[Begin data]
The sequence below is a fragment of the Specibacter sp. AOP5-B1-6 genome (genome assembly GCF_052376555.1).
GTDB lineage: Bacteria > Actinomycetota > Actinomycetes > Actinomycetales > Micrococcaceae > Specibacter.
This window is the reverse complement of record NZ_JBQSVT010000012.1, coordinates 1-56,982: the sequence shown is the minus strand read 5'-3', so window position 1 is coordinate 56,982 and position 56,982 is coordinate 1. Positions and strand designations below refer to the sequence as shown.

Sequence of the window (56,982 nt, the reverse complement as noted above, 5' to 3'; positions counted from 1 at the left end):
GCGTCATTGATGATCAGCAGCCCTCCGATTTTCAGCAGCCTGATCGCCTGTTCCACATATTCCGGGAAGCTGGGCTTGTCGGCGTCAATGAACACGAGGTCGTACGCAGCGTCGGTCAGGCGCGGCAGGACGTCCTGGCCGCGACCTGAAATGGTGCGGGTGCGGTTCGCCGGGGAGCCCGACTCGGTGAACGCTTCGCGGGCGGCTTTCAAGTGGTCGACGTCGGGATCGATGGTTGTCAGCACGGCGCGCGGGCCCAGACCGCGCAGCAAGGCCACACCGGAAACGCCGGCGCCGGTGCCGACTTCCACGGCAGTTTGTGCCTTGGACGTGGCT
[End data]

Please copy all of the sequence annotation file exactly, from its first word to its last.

The sequence below is a fragment of the Specibacter sp. AOP5-B1-6 genome (genome assembly GCF_052376555.1).
GTDB lineage: Bacteria > Actinomycetota > Actinomycetes > Actinomycetales > Micrococcaceae > Specibacter.
This window is the reverse complement of record NZ_JBQSVT010000012.1, coordinates 1-56,982: the sequence shown is the minus strand read 5'-3', so window position 1 is coordinate 56,982 and position 56,982 is coordinate 1. Positions and strand designations below refer to the sequence as shown.

Sequence of the window (56,982 nt, the reverse complement as noted above, 5' to 3'; positions counted from 1 at the left end):
GCGTCATTGATGATCAGCAGCCCTCCGATTTTCAGCAGCCTGATCGCCTGTTCCACATATTCCGGGAAGCTGGGCTTGTCGGCGTCAATGAACACGAGGTCGTACGCAGCGTCGGTCAGGCGCGGCAGGACGTCCTGGCCGCGACCTGAAATGGTGCGGGTGCGGTTCGCCGGGGAGCCCGACTCGGTGAACGCTTCGCGGGCGGCTTTCAAGTGGTCGACGTCGGGATCGATGGTTGTCAGCACGGCGCGCGGGCCCAGACCGCGCAGCAAGGCCACACCGGAAACGCCGGCGCCGGTGCCGACTTCCACGGCAGTTTGTGCCTTGGACGTGGCT